Wednesday, September 8, 2010

App O' The Mornin': Monoply Review

I wasn’t sure about reviewing the Monopoly app, since Monopoly itself is pretty much review-proof. You either love or hate the original board game. Perhaps you merely tolerate it. But everyone has some history with it.

I’d managed to avoid playing actual Monopoly for years. Let’s face it: most game hobbyists faced with choice of playing Monopoly or nothing will usually choose nothing. A vigorous session of sock matching is usually higher on my list of things to do of an evening.

So imagine my surprise when I sat down with the app and found myself unable to put it down until I’d completed a full game, about an hour later: four hours less than an average Monopoly session.

It’s a remarkably sprightly adaptation, with unobtrusive animations that actually add to the flavor of the experience rather than just taking up time. All of those niggling little banking bits that usually drag on Monopoly like an anchor caught in the mud are handily automated for your convenience and protection. This has the pleasant side effect of speeding play and keeping the focus on the interesting bits.

The problem with Monopoly is not the game, per se, but the way most people play it (ie: all wrong). They keep finding new ways to flush money into the system by placing fines on Free Parking, and almost always forget to play the bidding element that gives the game a large jolt of energy.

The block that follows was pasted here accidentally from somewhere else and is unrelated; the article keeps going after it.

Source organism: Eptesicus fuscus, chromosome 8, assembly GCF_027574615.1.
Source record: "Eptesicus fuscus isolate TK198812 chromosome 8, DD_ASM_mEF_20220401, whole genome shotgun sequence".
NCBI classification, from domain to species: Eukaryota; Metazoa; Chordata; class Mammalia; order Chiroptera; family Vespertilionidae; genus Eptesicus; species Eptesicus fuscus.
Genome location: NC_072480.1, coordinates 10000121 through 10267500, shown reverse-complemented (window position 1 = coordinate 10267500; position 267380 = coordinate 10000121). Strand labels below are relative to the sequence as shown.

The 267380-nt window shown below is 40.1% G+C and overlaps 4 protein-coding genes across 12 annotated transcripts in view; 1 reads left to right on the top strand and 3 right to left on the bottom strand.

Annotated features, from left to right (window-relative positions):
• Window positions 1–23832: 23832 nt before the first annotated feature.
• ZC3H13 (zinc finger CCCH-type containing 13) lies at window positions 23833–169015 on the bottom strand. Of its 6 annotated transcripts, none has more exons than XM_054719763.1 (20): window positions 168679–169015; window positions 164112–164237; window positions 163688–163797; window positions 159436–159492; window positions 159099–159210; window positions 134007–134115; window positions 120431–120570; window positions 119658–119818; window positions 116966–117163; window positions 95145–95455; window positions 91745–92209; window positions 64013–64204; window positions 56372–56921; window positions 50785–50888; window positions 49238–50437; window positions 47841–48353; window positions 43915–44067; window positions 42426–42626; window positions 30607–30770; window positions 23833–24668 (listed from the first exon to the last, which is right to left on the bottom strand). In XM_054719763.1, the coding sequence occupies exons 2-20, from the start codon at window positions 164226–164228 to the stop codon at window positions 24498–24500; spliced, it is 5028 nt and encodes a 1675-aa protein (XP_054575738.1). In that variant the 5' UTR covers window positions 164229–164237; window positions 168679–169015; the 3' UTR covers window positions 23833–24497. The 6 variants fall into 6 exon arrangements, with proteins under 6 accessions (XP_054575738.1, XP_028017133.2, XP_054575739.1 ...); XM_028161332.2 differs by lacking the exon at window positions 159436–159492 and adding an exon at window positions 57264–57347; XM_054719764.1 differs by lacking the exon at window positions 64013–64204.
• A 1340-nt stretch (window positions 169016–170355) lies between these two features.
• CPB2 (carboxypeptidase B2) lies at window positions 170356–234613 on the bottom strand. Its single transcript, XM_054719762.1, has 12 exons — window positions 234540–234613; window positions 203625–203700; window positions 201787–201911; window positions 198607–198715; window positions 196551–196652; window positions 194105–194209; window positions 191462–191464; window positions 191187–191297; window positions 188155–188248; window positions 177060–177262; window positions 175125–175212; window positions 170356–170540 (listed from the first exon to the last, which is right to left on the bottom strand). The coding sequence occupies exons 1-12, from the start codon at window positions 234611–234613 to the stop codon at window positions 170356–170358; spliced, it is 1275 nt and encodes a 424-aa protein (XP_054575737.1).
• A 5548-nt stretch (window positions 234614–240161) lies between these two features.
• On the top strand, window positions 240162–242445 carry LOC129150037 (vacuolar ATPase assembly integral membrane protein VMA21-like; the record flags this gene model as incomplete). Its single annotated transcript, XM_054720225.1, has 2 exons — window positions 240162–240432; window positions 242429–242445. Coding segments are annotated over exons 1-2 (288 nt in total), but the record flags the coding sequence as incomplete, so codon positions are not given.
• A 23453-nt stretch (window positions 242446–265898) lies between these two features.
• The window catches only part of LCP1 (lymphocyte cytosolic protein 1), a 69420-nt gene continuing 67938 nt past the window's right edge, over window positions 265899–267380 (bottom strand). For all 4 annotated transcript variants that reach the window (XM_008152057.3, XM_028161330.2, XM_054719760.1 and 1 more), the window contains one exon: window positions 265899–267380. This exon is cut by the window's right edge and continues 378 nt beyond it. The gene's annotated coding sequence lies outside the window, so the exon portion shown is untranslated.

Did you realize that when someone lands on an unowned property and declines the purchase, that property goes up for auction? Well, for years I didn’t. Like most people, I’d never read the rules: I’d just kind of absorbed them osmotically. (Please note: this is a metaphor: no osmosis actually took place.)

The Monopoly app models all these rules handily. Or not: it’s your choice. There are plenty of house rule options, which serve to either slow down a session, or speed it up. So, if you want to play the game all wrong, you can.

The game can handle up to four players, via AI (with three levels of difficulty) or pass-and-play. There are even four five different backgrounds, including a nerd-tastic faux-Enterprise bridge.

Look, this is Monopoly. If you already like the game, you should know that the app is an excellent version. If you don’t like the game, you should try it anyway. As with Life and Yahtzee, I found myself enjoying the app version more than the original game. Maybe I just needed to see it from a free perspective.


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